Posts Tagged ‘wheelchair’

Manual Wheelchairs vs Electric Wheelchairs

Wheelchairs are a popular mobility aid that greatly improves the lives of millions of people all over the world. The manual wheelchair has been around for thousands of years, while the electric wheelchair is relatively new, with the first electric wheelchair being developed in the early 1950′s. Choosing between a manual wheelchair or an electric wheelchair is an important decision that should be based upon the needs and requirements of its user.

Consider the Physical Capabilities of the User

One of the most important considerations when choosing between a manual or electric wheelchair is the physical abilities of the wheelchair user. Using a manual wheelchair requires a lot of upper body strength and can be very tiring even for someone who is in perfect health. In addition to having fairly good physical fitness, it is also necessary to use both arms to push a manual wheelchair.

An electric wheelchair, on the other hand, can be controlled by only using a single finger and there are also a number of other alternate controls as well. Alternate wheelchair controls include head controlled wheelchairs and breath controlled wheelchairs. This allows even someone with greatly reduced physical capabilities to use a wheelchair.

Consider Where the Wheelchair Will Be Used

In addition to considering the condition of the wheelchair user, it is also necessary to consider where the wheelchair will be used and how far it will be driven everyday. If the wheelchair is primarily going to be used around the home, then a manual wheelchair might be a good choice, because even though it requires a good deal of physical effort, moving between rooms does not present a very large traveling distance.

If, on the other hand, you intend to use the wheelchair away from home across a larger distance, an electric wheelchair might be a better choice. As an example, traveling across a college campus would be much more strenuous than traveling between rooms in a house. The per charge range of an electric wheelchair varies, but most can travel between 10 and 20 miles without needing to be recharged.

In addition to considering how far one will be traveling in the wheelchair, it is also important to consider what type of terrain will be traveled over. It takes much more effort to move up and down hills than it does to move across straight ground in a manual wheelchair. Some electric wheelchairs are also much better choices for off road use, although it is also possible to buy off road wheels for manual wheelchairs.

Consider the Cost of the Wheelchair

Finally, it is also important to consider the wheelchair users budget, when deciding between a manual wheelchair or an electric wheelchair. There are of course exceptions to the rule on both sides, but typically a manual wheelchair costs significantly less than an electric wheelchair. Usually a quality electric wheelchair costs between $3,500 and $7,000, while a manual wheelchair costs between $300 and $1,500.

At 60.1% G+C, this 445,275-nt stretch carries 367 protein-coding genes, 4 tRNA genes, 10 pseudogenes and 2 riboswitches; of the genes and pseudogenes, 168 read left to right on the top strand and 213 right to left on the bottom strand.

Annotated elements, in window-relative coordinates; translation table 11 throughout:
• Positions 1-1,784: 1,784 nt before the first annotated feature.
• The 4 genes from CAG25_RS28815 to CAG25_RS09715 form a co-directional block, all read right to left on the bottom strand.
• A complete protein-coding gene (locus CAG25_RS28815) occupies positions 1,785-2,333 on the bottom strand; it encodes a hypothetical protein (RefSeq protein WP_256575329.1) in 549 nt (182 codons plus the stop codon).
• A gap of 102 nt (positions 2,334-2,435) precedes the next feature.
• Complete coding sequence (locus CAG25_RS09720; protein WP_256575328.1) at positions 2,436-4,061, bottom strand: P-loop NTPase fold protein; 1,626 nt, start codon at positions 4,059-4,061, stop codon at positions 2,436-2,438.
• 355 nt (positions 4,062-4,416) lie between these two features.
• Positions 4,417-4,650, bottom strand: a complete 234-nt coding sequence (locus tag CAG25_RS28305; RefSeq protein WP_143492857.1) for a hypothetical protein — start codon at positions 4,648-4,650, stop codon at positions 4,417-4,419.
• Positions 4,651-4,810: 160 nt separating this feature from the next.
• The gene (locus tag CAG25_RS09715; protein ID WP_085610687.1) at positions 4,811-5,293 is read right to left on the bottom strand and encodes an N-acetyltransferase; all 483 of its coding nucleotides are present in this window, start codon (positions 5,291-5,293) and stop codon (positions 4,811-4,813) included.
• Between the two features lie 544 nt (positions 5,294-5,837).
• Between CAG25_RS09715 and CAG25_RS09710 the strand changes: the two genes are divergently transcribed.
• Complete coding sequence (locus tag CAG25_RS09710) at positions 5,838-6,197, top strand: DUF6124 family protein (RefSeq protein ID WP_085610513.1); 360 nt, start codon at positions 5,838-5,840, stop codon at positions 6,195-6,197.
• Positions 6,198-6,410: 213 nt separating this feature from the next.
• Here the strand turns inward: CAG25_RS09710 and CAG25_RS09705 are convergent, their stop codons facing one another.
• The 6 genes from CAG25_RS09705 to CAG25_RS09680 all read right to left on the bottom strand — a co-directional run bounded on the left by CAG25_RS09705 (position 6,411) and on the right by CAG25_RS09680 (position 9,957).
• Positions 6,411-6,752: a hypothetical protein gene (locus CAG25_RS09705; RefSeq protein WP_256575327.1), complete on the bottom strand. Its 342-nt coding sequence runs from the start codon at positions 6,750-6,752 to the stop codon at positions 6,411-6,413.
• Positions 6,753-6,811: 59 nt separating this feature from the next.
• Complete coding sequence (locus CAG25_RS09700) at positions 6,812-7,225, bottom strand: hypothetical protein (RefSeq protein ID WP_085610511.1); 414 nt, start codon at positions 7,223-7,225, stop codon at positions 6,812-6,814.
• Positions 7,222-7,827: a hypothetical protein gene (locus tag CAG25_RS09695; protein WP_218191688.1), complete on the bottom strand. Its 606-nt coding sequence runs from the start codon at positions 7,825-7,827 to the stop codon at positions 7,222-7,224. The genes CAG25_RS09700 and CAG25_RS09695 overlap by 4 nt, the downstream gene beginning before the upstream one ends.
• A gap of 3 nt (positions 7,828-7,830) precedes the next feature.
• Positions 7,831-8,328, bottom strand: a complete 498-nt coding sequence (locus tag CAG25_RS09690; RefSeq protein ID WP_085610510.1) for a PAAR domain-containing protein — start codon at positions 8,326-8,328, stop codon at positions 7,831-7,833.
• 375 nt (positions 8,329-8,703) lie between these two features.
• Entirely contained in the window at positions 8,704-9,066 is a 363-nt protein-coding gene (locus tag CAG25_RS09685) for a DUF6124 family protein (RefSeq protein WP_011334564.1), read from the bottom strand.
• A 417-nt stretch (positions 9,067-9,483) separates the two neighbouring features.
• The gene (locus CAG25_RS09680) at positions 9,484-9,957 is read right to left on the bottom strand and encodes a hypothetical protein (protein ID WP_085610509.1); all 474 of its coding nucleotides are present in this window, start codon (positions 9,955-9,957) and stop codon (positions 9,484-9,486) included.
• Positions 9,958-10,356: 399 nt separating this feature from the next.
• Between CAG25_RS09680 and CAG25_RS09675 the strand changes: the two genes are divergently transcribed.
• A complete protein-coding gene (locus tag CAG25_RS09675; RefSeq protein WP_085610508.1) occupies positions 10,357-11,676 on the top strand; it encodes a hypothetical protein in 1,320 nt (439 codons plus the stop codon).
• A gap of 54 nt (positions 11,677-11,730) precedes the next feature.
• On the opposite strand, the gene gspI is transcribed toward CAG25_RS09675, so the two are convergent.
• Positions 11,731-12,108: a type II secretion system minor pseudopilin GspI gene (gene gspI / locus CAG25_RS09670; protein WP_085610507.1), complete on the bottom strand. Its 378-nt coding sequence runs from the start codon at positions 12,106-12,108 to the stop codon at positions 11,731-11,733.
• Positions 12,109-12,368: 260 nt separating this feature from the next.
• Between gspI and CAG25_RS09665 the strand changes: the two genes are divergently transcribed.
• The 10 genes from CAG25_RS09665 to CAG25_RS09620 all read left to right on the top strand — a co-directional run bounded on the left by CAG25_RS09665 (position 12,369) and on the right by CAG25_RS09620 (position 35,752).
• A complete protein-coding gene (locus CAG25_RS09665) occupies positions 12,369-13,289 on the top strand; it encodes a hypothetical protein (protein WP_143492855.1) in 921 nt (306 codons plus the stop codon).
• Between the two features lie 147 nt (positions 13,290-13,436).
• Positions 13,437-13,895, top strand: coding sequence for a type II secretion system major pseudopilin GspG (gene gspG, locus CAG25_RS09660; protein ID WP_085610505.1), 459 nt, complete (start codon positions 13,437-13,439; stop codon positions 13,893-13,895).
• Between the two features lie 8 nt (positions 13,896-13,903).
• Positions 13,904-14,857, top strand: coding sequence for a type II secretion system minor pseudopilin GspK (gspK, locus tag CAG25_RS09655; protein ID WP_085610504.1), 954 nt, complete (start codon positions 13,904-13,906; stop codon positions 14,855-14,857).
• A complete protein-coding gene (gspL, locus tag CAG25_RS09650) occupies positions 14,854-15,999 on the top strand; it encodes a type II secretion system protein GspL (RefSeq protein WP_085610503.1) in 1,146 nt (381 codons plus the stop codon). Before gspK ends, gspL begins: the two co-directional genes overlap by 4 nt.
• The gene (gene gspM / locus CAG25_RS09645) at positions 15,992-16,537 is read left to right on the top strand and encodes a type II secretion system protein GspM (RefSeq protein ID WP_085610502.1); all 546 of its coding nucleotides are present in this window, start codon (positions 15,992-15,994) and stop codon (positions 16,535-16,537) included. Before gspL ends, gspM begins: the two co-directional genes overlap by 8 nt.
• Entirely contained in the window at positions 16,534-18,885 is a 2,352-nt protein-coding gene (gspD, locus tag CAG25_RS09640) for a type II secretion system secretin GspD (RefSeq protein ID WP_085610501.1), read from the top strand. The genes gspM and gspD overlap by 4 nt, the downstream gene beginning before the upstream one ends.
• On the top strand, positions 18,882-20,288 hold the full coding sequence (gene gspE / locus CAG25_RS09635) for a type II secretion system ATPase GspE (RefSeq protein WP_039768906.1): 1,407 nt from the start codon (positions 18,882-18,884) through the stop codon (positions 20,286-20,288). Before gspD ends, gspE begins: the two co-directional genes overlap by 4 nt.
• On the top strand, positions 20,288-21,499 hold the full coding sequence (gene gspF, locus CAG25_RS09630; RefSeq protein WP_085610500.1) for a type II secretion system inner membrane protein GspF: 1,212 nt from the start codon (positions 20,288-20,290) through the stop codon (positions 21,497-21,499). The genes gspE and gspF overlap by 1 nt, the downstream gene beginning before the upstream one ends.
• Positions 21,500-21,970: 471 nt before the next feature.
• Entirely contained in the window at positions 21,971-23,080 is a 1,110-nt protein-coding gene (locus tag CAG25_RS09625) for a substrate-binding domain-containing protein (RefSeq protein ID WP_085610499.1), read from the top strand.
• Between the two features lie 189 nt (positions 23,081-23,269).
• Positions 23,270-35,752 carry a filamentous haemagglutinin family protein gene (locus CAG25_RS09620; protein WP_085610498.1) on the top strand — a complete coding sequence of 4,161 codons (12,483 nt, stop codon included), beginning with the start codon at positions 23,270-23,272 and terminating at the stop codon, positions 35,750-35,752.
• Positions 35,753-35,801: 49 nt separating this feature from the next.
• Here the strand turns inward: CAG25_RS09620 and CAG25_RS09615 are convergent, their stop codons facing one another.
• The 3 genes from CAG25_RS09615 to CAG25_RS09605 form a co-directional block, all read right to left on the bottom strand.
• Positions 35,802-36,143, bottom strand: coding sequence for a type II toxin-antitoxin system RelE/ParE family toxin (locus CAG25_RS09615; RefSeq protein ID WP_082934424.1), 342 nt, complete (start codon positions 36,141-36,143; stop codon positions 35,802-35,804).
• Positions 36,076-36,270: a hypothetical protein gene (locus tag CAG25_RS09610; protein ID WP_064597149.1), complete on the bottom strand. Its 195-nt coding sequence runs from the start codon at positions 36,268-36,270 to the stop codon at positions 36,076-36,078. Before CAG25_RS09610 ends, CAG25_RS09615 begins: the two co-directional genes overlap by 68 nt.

When considering cost, it is important to take into account insurance programs, such as Medicare or Medicaid, which will often help to offset the cost of a wheelchair. For example, in the case of Medicare, typically 80% of the cost of the wheelchair is covered, so this can greatly offset the expense of an electric wheelchair.

Vertical Platform Lifts vs Wheelchair Ramps

For those that use wheelchairs, the stairs can present an obstacle that is very difficult to overcome. In some cases, it is possible to simply avoid traveling in areas that have stairs. However, around the home simply avoiding the stairs is typically neither practical or possible. There are several options to help make a homes staircase more accessible, but most people either install a vertical platform lift or a wheelchair ramp. Both of these options have their own advantages and disadvantages, which should be carefully weighed when making a home accessible.

Vertical Platform Lifts

verticalplatformliftVertical platform lifts are one of the most efficient ways of allowing a wheelchair user to travel over the stairs. Vertical platform lifts, which are often referred to as wheelchair lifts, are basically like a self contained elevator. The lifting platform, motor, and elevator shaft are all contained in a single unit, which can be placed next to a staircase to improve accessibility. The lifting height varies by model, but most have a default lifting height of around four feet, which can then be upgraded to about twelve feet.

Vertical platform lifts are plugged into a normal electrical outlet and provide a platform for the user to drive their wheelchair onto. Then, the platform can be raised and lowered to allow full access to the home. Some wheelchair lifts include locking gates, both on the lifting platform itself, as well as at the top of the staircase landing to increase safety. Locks are also available, which may be required for commercial wheelchair lifts.